When I was just a wee lad, year of our discord, 1958

We took a trip to the family farm, where my father's roots burned deep and      warm

Down South to Jasper Alabam', just a cornfield or two from Birmingham

Where the light folks owned what mattered and the dark folks scraped by the      best they could

I recall asking my grandfather if he was of prejudice like most all the rest

And he laughed and said, "why no, I hate all races equally, especially my own"

Looking back, it seems he was more liberal than most of his tired and
     humdrum peers

'Cause when he went into town he would wave and sometimes actually talk to      those called "ne'gro" and "colored"

And for this he was hated by some, though mostly in private behind his back

* * * * * * *

I recollect travelin' on the bus; an old tired dark man got on when we stopped      by a field

And being reared in good faith I stood up and offered him a chance to rest his      weary feet

The light folks on the bus all started whisperin', giving my father a 'who raised      your son' look

But the innocence of my youth offered no explanation for why my father      crouched low in his seat

I remember restrooms labeled "Men" and "Women" that were well attended,      spotlessly clean

And those marked "Colored" that hadn't seen a broom or mop for many a day

I recall "White Only" signs, proudly displayed in restaurant front windows

And badly injured dark folks waiting in line, while the light doctor treated light      children for a wisp of a sniffle

One day while visiting the county courthouse, I paused at a clean "White Only"      fountain for a cool drink

'Cause the one labeled "Colored" had putrid warm water and looked like a      janitorial cleaning room sink

In the humid summer evenings after dinner, my uncles and cousins would sit      on the front porch

And talk about being Democrats and that damn Kennedy, who one day may      somehow, even be elected

And discuss who had cheated and who had died and whose woman had worn      shorts on Sunday

And make jokes about niggers and complain about niggers and swear against      niggers

As though they somehow understood the root cause of the whole earth's

* * * * * * *

Some say there should be no memorial for America's greatest son and what he
     did, does not much matter

Others tried hard to find evidence against him, as if they themselves were not      the cause of the problem

Some people go to war and then come home and march in parades; a nation      salutes and calls them heroes

Other people go to war every day and die in pain, poverty and obscurity, never      having known what a good day is

I've joined teamster and construction unions and heard a lot of talk of 'balls'      and rumor of 'balls'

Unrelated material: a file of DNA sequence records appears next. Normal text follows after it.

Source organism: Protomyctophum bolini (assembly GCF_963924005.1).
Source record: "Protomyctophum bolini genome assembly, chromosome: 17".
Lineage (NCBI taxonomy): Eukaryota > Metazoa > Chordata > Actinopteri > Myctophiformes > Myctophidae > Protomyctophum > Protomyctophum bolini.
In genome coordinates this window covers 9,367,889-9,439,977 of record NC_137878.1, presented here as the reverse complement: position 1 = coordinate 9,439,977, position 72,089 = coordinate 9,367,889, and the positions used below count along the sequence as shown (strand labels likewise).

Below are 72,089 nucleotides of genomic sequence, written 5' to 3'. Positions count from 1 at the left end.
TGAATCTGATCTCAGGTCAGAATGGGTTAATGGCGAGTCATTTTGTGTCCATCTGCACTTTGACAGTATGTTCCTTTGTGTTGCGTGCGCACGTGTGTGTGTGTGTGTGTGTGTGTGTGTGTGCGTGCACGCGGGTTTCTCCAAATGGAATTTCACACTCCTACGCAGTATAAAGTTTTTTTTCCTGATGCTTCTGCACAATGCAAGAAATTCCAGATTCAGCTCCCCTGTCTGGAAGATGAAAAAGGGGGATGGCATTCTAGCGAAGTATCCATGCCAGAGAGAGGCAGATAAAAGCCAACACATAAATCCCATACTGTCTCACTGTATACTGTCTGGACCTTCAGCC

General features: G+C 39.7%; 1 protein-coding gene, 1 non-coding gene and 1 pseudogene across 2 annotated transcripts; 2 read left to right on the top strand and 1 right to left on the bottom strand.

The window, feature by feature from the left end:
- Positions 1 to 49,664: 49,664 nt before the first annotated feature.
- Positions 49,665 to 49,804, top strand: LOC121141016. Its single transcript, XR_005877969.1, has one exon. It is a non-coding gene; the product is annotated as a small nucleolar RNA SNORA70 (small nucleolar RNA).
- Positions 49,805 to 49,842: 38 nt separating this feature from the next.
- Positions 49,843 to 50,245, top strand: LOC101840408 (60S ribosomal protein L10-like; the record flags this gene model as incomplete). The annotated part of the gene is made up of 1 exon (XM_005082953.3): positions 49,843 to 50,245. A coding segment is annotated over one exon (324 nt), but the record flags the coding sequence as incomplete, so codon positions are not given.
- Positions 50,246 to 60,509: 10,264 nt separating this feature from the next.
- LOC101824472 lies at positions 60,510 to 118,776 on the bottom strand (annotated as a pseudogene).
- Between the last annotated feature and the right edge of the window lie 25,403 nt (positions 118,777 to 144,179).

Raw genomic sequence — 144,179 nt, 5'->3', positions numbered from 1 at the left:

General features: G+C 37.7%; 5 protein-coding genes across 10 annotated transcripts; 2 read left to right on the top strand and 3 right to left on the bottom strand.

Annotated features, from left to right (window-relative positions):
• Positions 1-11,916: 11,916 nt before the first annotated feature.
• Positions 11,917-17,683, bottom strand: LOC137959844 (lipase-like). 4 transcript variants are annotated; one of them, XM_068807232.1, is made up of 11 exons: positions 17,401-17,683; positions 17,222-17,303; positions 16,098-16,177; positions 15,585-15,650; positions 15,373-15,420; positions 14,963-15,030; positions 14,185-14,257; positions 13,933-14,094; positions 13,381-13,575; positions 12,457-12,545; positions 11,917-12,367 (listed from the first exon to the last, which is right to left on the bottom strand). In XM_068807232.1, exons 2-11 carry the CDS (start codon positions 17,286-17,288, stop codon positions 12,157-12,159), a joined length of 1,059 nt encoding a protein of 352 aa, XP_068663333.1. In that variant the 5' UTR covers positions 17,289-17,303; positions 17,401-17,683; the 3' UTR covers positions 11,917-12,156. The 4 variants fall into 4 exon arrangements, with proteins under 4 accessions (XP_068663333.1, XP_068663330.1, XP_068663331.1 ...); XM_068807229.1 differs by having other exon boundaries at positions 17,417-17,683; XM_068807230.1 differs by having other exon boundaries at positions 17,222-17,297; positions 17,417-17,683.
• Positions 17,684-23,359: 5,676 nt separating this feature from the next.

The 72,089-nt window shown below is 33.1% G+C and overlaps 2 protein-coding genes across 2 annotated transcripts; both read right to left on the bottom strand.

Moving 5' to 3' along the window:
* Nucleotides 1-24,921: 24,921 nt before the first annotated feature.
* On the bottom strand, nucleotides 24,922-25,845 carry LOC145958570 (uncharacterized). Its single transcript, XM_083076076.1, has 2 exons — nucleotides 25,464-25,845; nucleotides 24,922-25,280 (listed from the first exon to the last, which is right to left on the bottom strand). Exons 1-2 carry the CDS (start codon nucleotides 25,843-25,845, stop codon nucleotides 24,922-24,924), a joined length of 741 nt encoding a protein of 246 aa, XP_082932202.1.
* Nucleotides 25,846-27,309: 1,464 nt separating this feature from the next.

But until one has personally seen where Rosa Parks grew up, one has never      heard of the word "courage"

And until one marches in Selma’s sweltering heat with Martin Luther King, Jr.,      there is no understanding of what bravery is

Until one knows of Auschwitz and the cruel reality of our species' legacy, one      has not heard nor can comprehend the word "evil"

Until one honors Sitting Bull, repenting of savage blasphemies against the      American Nations

One has no idea what sin is, or whose faith it takes to move mountains

And until one understands why peace's prince was crucified, there is no      understanding of what truth is

Nor has one been to the mountain top, or understood the fundamental      problem

For wide is the gate and broad is the path that leads to isolation and confusion      and death

Though still water runs deep as high as the heavens tower above our brutal      insanity played out here on Planet Earth

And as long as we have fear and hatred, and bigotry in our soul, we know not      who the slave is, nor who it is, who is truly free

The King Center      Holocaust: Project ABE

Give Kids The World

DEDICATED TO:  Frederick Douglass and Sojourner Truth; 19th Century American champions of Human and Civil Rights.  Also dedicated to the late  Ralph Abernathy, longtime soldier of the modern  Civil Rights Movement and American businessman Henri Landwirth, survivor of Auschwitz who came over to America after the war with $20 in his pocket, became a successful millionaire and continues to donate millions back through his charity for physically challenged children, Give Kids The World---truly one of the most inspiring stories in American history.


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Copyright © August 20th, 2003 by Richard Aberdeen.

No part of this material may be reproduced or utilized in any form or by any means, electronic or mechanical, including printing, photocopying, recording or by any information storage or retrieval system, without permission in writing from the publisher and signed by the author.  Inquiries: Freedom Tracks Records or requested via eMail.  Essays entitled Revolution and Revolution - Side B are open copyright and may be reproduced as often as one likes.